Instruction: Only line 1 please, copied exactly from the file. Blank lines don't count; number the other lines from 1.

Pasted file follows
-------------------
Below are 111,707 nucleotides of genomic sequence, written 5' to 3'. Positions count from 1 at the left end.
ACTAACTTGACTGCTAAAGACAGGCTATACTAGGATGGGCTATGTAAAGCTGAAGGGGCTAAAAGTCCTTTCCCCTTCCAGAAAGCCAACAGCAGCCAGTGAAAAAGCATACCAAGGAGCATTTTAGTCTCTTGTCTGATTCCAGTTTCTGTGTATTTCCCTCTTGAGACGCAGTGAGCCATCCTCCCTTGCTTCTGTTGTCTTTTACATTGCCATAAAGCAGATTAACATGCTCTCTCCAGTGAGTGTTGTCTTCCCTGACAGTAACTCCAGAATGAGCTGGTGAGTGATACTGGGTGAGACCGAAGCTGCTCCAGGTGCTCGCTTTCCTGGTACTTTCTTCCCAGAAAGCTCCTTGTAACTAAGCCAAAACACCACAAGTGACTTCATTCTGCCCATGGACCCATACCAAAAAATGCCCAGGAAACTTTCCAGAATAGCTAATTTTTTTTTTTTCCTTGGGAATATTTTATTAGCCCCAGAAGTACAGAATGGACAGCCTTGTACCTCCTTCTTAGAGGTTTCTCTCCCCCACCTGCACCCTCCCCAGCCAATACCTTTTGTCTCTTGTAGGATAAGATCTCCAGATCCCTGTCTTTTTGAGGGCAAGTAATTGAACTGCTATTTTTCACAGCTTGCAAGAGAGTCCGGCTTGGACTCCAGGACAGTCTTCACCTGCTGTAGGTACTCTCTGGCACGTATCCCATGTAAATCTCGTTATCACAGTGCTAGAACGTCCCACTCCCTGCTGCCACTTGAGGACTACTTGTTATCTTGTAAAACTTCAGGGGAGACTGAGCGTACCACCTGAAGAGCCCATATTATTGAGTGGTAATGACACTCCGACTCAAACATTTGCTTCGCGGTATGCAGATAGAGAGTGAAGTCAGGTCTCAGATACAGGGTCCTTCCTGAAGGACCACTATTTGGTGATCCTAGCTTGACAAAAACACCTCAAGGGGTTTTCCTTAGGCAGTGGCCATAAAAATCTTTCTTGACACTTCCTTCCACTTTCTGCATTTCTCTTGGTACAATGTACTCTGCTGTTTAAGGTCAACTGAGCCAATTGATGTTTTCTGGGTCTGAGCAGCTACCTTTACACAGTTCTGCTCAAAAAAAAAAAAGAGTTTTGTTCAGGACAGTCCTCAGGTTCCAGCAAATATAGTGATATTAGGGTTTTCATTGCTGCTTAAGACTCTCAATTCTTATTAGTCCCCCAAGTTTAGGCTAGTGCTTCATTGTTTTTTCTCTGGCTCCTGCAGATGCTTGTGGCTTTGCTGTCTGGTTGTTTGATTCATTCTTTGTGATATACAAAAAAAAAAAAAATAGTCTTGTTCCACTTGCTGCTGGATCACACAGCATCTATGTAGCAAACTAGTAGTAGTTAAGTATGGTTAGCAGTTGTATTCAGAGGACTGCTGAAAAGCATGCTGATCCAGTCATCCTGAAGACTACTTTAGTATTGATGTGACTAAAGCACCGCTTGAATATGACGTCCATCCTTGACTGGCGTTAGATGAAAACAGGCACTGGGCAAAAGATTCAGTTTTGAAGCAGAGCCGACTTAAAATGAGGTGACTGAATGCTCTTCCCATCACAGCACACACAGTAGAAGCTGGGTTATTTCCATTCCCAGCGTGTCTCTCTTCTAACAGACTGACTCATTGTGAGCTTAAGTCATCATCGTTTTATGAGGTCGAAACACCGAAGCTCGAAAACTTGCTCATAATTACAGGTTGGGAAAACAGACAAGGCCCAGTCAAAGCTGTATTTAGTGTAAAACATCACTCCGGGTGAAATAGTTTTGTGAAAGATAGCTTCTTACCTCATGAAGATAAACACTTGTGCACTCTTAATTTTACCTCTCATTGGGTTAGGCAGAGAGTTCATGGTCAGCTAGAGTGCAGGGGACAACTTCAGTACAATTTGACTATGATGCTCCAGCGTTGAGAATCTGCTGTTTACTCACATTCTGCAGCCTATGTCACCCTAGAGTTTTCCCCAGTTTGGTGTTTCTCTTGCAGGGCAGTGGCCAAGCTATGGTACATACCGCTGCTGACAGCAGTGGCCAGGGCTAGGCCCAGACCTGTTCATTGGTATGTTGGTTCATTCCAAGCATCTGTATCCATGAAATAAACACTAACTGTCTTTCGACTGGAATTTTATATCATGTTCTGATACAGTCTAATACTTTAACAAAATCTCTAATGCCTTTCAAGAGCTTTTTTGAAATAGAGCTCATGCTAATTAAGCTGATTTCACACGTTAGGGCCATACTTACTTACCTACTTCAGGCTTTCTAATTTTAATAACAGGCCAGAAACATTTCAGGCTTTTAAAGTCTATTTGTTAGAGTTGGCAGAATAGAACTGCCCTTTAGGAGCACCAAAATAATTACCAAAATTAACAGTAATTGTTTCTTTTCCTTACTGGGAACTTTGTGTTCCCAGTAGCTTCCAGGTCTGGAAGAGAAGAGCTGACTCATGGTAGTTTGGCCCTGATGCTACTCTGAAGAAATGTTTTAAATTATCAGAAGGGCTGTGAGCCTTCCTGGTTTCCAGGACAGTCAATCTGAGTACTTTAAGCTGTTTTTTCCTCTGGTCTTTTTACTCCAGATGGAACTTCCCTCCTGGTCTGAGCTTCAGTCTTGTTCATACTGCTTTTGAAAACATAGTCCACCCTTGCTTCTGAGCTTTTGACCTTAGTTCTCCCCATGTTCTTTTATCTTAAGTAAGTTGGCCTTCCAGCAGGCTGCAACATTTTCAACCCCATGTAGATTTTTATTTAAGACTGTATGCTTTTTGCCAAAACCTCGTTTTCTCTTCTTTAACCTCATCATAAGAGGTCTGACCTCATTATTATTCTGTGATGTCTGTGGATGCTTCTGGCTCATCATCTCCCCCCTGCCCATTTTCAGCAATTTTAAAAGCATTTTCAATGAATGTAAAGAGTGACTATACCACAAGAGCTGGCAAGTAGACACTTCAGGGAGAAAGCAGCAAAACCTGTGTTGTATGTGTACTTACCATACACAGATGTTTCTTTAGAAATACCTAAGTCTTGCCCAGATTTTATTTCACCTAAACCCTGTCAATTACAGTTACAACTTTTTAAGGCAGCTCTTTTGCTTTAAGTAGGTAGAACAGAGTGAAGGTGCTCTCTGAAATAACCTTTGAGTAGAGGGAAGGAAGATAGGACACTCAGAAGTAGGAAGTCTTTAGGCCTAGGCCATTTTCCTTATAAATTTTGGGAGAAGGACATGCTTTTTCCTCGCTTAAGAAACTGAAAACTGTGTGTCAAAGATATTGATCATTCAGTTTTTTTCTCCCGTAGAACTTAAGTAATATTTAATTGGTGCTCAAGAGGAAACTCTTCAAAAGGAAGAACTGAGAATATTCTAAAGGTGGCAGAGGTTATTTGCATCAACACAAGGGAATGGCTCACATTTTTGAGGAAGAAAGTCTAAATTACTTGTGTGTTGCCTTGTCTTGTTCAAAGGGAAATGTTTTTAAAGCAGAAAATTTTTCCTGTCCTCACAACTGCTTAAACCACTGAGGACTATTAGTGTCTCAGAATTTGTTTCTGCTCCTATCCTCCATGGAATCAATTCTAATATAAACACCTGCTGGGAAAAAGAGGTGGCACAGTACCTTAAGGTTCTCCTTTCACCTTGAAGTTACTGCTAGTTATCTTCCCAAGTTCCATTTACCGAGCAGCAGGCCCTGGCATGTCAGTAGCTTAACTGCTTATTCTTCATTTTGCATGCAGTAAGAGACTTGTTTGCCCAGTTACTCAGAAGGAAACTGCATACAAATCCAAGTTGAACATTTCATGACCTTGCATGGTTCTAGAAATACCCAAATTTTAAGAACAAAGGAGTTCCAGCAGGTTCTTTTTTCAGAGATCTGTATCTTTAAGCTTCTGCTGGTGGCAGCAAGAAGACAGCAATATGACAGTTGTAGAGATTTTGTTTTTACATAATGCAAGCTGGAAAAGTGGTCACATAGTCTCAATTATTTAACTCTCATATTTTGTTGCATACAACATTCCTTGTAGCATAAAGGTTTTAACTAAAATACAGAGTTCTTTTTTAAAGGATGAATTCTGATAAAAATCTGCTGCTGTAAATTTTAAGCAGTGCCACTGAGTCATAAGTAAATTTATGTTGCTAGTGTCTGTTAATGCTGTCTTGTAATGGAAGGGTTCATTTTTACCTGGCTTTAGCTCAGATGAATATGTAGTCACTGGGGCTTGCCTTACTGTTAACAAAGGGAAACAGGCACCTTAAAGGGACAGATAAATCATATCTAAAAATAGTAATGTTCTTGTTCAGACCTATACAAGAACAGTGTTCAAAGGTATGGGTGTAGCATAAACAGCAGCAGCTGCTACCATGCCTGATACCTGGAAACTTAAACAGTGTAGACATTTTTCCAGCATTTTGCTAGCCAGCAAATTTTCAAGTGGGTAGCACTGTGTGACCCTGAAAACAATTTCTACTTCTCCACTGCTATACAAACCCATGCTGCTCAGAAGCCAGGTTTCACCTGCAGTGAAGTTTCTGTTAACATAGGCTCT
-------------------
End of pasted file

Below are 111,707 nucleotides of genomic sequence, written 5' to 3'. Positions count from 1 at the left end.